Can You Learn to Be More Forgiving?
      Forgiveness is not just about saying the words. “It is an active process in which you make a conscious decision to let go of negative feelings whether the person deserves it or not,” Swartz says. As you release the anger, resentment and hostility, you begin to feel empathy, compassion and sometimes even affection for the person who wronged you.
      Studies have found that some people are just naturally more forgiving. Consequently, they tend to be more satisfied with their lives and to have less depression, anxiety, stress, anger and hostility. People who hang on to grudges, however, are more likely to experience severe depression and post-traumatic stress disorder, as well as other health conditions. But that doesn’t mean that they can’t train themselves to act in healthier ways. In fact, 62 percent of American adults say they need more forgiveness in their personal lives, according to a survey by the nonprofit Fetzer Institute.
      Making Forgiveness Part of Your Life
      Forgiveness is a choice, Swartz says. “You are choosing to offer compassion and empathy to the person who wronged you.” The following steps can help you develop a more forgiving attitude—and benefit from better emotional and physical health.  
      Reflect and remember.
      That includes the events themselves, and also how you reacted, how you felt, and how the anger and hurt have affected you since.
      Empathize with the other person.
      For instance, if your spouse grew up in an alcoholic family, then anger when you have too many glasses of wine might be more understandable, says Swartz.
      Forgive deeply.
      Simply forgiving someone because you think you have no other alternative or because you think your religion requires it may be enough to bring some healing. But one study found that people whose forgiveness came in part from understanding that no one is perfect were able to resume a normal relationship with the other person, even if that person never apologized. Those who only forgave in an effort to salvage the relationship wound up with a worse relationship.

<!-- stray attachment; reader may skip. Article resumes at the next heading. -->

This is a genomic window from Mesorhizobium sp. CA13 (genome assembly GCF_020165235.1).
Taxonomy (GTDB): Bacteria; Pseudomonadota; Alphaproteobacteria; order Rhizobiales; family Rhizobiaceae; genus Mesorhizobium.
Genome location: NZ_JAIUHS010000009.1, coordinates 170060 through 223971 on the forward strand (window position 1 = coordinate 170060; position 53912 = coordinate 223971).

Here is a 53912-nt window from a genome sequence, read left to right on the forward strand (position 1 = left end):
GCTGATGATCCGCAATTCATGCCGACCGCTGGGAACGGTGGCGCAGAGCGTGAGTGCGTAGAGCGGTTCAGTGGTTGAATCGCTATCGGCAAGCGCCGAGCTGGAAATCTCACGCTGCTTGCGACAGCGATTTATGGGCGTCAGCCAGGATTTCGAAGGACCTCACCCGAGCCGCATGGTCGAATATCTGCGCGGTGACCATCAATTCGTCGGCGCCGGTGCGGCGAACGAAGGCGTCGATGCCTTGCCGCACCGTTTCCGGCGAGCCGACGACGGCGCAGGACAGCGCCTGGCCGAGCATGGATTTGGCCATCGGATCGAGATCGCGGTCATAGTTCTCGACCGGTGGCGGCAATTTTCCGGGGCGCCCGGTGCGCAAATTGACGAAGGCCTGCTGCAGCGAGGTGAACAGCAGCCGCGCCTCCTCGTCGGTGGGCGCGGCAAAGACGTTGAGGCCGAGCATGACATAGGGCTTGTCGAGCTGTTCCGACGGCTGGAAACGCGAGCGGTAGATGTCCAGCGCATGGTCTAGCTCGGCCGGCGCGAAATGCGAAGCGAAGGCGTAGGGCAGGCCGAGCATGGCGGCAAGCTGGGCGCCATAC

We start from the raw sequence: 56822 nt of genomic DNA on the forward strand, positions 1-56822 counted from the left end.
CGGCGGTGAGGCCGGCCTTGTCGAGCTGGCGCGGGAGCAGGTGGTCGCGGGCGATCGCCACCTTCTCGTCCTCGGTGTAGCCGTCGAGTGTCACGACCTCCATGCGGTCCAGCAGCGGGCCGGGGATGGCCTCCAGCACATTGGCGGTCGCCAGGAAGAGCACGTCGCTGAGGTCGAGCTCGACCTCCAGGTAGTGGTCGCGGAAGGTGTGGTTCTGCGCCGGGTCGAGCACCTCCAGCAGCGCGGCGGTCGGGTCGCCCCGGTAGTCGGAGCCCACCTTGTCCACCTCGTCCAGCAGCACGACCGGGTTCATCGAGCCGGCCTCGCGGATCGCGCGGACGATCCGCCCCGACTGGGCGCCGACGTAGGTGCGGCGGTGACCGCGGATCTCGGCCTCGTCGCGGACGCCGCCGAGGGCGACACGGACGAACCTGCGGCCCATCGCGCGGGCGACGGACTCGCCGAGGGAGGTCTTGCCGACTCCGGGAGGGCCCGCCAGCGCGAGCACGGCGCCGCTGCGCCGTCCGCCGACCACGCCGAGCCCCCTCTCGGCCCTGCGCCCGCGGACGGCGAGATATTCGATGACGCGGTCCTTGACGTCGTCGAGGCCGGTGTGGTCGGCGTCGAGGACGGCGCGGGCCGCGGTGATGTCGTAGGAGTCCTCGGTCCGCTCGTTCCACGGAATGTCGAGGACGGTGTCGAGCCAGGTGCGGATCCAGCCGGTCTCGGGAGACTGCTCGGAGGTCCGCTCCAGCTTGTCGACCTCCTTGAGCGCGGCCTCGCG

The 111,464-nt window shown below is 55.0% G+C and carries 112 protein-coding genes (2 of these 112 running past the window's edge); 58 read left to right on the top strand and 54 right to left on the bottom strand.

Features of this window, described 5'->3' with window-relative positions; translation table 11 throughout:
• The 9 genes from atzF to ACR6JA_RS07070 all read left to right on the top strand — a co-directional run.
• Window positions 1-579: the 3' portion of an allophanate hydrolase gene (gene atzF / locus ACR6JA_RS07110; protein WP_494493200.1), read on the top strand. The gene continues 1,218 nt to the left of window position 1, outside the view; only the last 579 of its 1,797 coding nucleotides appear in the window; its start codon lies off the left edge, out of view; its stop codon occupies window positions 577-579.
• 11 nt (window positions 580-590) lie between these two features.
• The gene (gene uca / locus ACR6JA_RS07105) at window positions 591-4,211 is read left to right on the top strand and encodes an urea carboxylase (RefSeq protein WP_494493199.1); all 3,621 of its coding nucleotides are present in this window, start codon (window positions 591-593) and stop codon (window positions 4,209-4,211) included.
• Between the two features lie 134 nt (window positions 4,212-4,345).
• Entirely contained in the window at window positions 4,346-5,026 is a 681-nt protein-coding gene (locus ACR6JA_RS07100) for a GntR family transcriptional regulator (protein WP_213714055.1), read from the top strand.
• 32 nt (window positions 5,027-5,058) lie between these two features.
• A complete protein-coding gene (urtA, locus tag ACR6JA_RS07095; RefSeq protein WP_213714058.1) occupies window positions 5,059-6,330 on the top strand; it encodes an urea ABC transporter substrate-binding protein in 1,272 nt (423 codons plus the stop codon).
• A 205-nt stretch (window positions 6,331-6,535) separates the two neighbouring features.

Let go of expectations.
      An apology may not change your relationship with the other person or elicit an apology from her. If you don’t expect either, you won’t be disappointed.
      Decide to forgive.
      Once you make that choice, seal it with an action. If you don’t feel you can talk to the person who wronged you, write about your forgiveness in a journal or even talk about it to someone else in your life whom you trust.
      Forgive yourself.
      The act of forgiving includes forgiving yourself. For instance, if your spouse had an affair, recognize that the affair is not a reflection of your worth, says Swartz. 
      Immune response: How your immune system recognizes and defends itself against bacteria, viruses, toxins and other harmful substances. A response can include anything from coughing and sneezing to an increase in white blood cells, which attack foreign substances.
      Post-traumatic stress disorder (PTSD): A disorder in which your “fight or flight,” or stress, response stays switched on, even when you have nothing to flee or battle. The disorder usually develops after an emotional or physical trauma, such as a mugging, physical abuse or a natural disaster. Symptoms include nightmares, insomnia, angry outbursts, emotional numbness, and physical and emotional tension.
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    • By Bible Speaks
      "With you counsel you will lead me."(Psalm 73:24)
      Hello guest! Please register or sign in (it's free) to view the hidden content. Hello guest! Please register or sign in (it's free) to view the hidden content. "David then said to Nathan: “I have sinned against Jehovah.” Nathan replied to David: “Jehovah, in turn, forgives your sin.You will not die."